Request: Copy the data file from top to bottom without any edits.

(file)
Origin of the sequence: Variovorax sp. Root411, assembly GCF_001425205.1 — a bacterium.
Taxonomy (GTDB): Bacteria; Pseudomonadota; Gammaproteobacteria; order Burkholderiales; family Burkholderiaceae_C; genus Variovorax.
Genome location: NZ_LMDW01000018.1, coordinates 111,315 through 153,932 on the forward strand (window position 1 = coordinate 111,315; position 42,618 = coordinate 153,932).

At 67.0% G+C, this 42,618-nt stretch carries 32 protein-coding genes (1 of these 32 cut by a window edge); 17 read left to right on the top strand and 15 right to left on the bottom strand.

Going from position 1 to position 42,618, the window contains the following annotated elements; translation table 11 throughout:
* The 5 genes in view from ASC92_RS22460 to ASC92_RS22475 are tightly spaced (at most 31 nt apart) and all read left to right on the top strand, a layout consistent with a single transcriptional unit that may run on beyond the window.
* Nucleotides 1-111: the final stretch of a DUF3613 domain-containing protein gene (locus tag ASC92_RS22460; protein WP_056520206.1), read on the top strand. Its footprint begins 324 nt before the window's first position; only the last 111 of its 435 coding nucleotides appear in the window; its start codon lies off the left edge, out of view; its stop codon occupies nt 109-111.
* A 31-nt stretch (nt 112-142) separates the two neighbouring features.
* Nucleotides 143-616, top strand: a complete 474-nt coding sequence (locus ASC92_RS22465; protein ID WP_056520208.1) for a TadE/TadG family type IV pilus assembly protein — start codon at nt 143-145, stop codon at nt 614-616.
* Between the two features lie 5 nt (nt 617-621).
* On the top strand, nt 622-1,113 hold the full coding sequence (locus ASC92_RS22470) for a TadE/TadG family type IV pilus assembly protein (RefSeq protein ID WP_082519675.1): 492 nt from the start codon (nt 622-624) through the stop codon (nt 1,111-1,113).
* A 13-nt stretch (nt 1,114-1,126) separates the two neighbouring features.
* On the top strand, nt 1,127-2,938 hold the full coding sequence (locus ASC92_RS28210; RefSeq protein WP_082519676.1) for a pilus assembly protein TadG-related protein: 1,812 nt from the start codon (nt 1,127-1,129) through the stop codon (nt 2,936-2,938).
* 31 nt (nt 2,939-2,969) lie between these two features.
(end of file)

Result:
Origin of the sequence: Variovorax sp. Root411, assembly GCF_001425205.1 — a bacterium.
Taxonomy (GTDB): Bacteria; Pseudomonadota; Gammaproteobacteria; order Burkholderiales; family Burkholderiaceae_C; genus Variovorax.
Genome location: NZ_LMDW01000018.1, coordinates 111,315 through 153,932 on the forward strand (window position 1 = coordinate 111,315; position 42,618 = coordinate 153,932).

At 67.0% G+C, this 42,618-nt stretch carries 32 protein-coding genes (1 of these 32 cut by a window edge); 17 read left to right on the top strand and 15 right to left on the bottom strand.

Going from position 1 to position 42,618, the window contains the following annotated elements; translation table 11 throughout:
* The 5 genes in view from ASC92_RS22460 to ASC92_RS22475 are tightly spaced (at most 31 nt apart) and all read left to right on the top strand, a layout consistent with a single transcriptional unit that may run on beyond the window.
* Nucleotides 1-111: the final stretch of a DUF3613 domain-containing protein gene (locus tag ASC92_RS22460; protein WP_056520206.1), read on the top strand. Its footprint begins 324 nt before the window's first position; only the last 111 of its 435 coding nucleotides appear in the window; its start codon lies off the left edge, out of view; its stop codon occupies nt 109-111.
* A 31-nt stretch (nt 112-142) separates the two neighbouring features.
* Nucleotides 143-616, top strand: a complete 474-nt coding sequence (locus ASC92_RS22465; protein ID WP_056520208.1) for a TadE/TadG family type IV pilus assembly protein — start codon at nt 143-145, stop codon at nt 614-616.
* Between the two features lie 5 nt (nt 617-621).
* On the top strand, nt 622-1,113 hold the full coding sequence (locus ASC92_RS22470) for a TadE/TadG family type IV pilus assembly protein (RefSeq protein ID WP_082519675.1): 492 nt from the start codon (nt 622-624) through the stop codon (nt 1,111-1,113).
* A 13-nt stretch (nt 1,114-1,126) separates the two neighbouring features.
* On the top strand, nt 1,127-2,938 hold the full coding sequence (locus ASC92_RS28210; RefSeq protein WP_082519676.1) for a pilus assembly protein TadG-related protein: 1,812 nt from the start codon (nt 1,127-1,129) through the stop codon (nt 2,936-2,938).
* 31 nt (nt 2,939-2,969) lie between these two features.